Is Zouk Brazilian, African or Caribbean?

When most of us hear the word “zouk”, we automatically think of Brazilian zouk, where the follower displays beautiful circular upper body movement and elegant head rolls in a close partner dance. 

However, there is a lot more to zouk than this. 

In fact, zouk has had quite a journey across countries, cultures and music genres—something which has led to several dance styles and variations.

The Caribbean Origins of Zouk

The earliest forms of zouk dancing began on the islands of Guadeloupe, Martinique, St Lucia, Dominica and Haiti in the Caribbean. According to Professor Shannon Dudley of the University of Washington, there was no formal dance style or classes. It was a casual dance that was done at weekends with family and friends. 

Zouk in Brazil: A New Dance Style Emerges

In the 1980s, the French Antillean band Kassav’ boosted the popularity of the zouk music genre and brought it to other parts of the world. This is where Brazil enters the room. 

Mona Byrne is the founder of Zouk Ireland Familia and Zoukalicious Ladies, and she studies under some of the directors of the Brazilian Zouk Dance Council. She tells me that while zouk music was becoming popular in places like Brazil, lambada dancers were struggling to find their usual music to dance to. 

Mona describes how lambada had been a popular dance in Brazil and had become known worldwide via its music and films, most notably thanks to the band Kaoma. However, it also became known as the “forbidden dance” due to its sensual moves, while the dance itself could be challenging to learn.

Eventually, DJs stopped playing lambada music. So, lambada dancers began dancing to zouk music instead. 

The Brazilian Zouk Dance Council states that the zouk music from the French Caribbean had similarities to lambada music. However, since zouk music was much slower, it was necessary to alter the lambada dance, including its basic steps. 

This new variation of the dance was referred to as lambada zouk or lambazouk in Brazil, before its new identity as Brazilian zouk emerged. 

Compared to Caribbean zouk, Brazilian zouk involves much bigger steps, slower turns and more intricate styling. Furthermore, the “zoukable music” which many dance Brazilian Zouk to these days is very different from the traditional Caribbean zouk music, which has a faster tempo and features more brass instruments: 

Meanwhile, most zoukable music these days is popular chart music that can be quite slow.

The Relationship Between Zouk and Kizomba

Zouk is often hailed as one of the reasons we dance kizomba today. However, it is important to be clear that kizomba is an African dance that originated in Angola (even though we may first encounter kizomba via the Latin dance scene).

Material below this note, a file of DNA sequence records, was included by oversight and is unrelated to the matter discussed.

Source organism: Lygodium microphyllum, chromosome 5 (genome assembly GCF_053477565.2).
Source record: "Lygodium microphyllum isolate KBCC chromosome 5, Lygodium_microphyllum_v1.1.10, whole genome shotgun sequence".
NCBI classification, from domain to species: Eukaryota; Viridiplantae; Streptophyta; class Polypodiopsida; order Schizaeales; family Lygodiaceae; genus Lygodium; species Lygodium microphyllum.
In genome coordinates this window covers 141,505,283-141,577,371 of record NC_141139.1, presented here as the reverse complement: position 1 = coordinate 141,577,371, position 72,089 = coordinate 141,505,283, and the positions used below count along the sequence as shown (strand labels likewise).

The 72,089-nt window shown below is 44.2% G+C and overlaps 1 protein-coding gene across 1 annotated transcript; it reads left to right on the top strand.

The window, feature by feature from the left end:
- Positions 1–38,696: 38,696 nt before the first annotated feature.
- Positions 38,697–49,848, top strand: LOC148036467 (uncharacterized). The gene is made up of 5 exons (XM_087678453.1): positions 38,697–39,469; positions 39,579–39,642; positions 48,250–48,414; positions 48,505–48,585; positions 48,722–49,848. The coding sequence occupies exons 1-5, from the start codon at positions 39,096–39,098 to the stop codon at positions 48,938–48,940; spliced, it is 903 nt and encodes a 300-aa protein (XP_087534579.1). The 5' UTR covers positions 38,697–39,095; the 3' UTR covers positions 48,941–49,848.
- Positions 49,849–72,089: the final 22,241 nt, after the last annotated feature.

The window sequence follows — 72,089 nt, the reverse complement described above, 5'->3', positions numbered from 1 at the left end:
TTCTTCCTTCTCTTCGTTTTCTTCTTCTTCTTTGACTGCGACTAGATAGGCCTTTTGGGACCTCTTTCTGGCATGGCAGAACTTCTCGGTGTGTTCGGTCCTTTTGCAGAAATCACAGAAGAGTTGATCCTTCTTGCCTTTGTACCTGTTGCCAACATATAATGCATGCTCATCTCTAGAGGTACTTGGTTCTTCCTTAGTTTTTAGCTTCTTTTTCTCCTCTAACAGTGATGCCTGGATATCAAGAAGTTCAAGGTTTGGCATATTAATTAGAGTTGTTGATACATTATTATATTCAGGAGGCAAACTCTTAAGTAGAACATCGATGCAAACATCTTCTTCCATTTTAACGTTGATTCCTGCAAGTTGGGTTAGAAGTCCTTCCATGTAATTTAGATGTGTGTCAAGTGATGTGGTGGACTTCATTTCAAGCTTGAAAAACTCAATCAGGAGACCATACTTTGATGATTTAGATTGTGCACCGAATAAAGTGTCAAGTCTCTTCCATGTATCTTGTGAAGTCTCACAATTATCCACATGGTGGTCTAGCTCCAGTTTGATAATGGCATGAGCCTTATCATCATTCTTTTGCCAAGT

The traditional music that we dance kizomba to evolved from semba and Caribbean zouk music. These dance styles met in the 1980s, when Kassav’ played a concert in Angola. According to some, that’s when kizomba was born.

In the 1980s, kizomba was often danced to Caribbean zouk music, so the two dances have been confused at times. Furthermore, in recent years, many people’s first encounter with kizomba has been as ghetto zouk or to ghetto zouk music, which originates from Cape Verde and has more R&B and hip hop influences. 

Also, as Caribbean zouk started to slow down with zouk love, some people began to call it a subgenre of kizomba. With their similar close partner hold, it is easy to see how zouk love and kizomba have been confused. 

In contrast, although ghetto zouk carries the word “zouk” in their title, it is primarily a dance with a kizomba base. 

Meanwhile, Brazilian zouk dancers sometimes dance to kizomba music, which has even resulted in Brazilian zouk and kizomba sharing dance floors at socials and congresses. However, dancers of each style would most likely argue that there are distinct cultural differences that ultimately separate Brazilian zouk from kizomba. 

As you can see, the evolution of zouk has been just that: an evolution which has incorporated aspects of different cultures and music, from semba to lambada, to create multiple dances over the last few decades. 

Couple dance Brazilian zouk on the beach

Summing Up the Origins of Zouk

  • Zouk began as an informal, casual dance which was part of daily culture in the Caribbean Islands of Guadeloupe, Martinique, St. Lucia, Dominica and Haiti.
  • When zouk music was made popular by the Caribbean band Kassav’, lambada dancers in Brazil began dancing to it. This gave birth to lambada zouk or lambazouk—which eventually became known as Brazilian zouk.
  • Zouk heavily influenced kizomba in Angola, Africa in the 1980s.
  • In recent years, hip hop influences have given rise to ghetto zouk, a variant of kizomba. 
  • Today, the most common form of zouk that we see danced at congresses and on YouTube is Brazilian zouk.

Altogether, it’s not as clear cut as assigning zouk to just one part of the world—Africa, the Caribbean or Brazil. Even the earliest forms of zouk in the Caribbean had African influences due to the Atlantic slave trade

As zouk music became popular in other parts of the world, like Angola and Brazil, it became incorporated into Angolan and Brazilian cultures. Ultimately, this resulted in the birth of the rich, rhythmical dances of kizomba and Brazilian zouk as we know them today.

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Catherine Smith

Catherine Smith

Catherine is a writer, entrepreneur and was the Director's Assistant on Game of Thrones (GOT). After working with the writers and directors on GOT Catherine was inspired to embark on her own writing career. Catherine is passionate about all things related to personal development, mindful living and dance.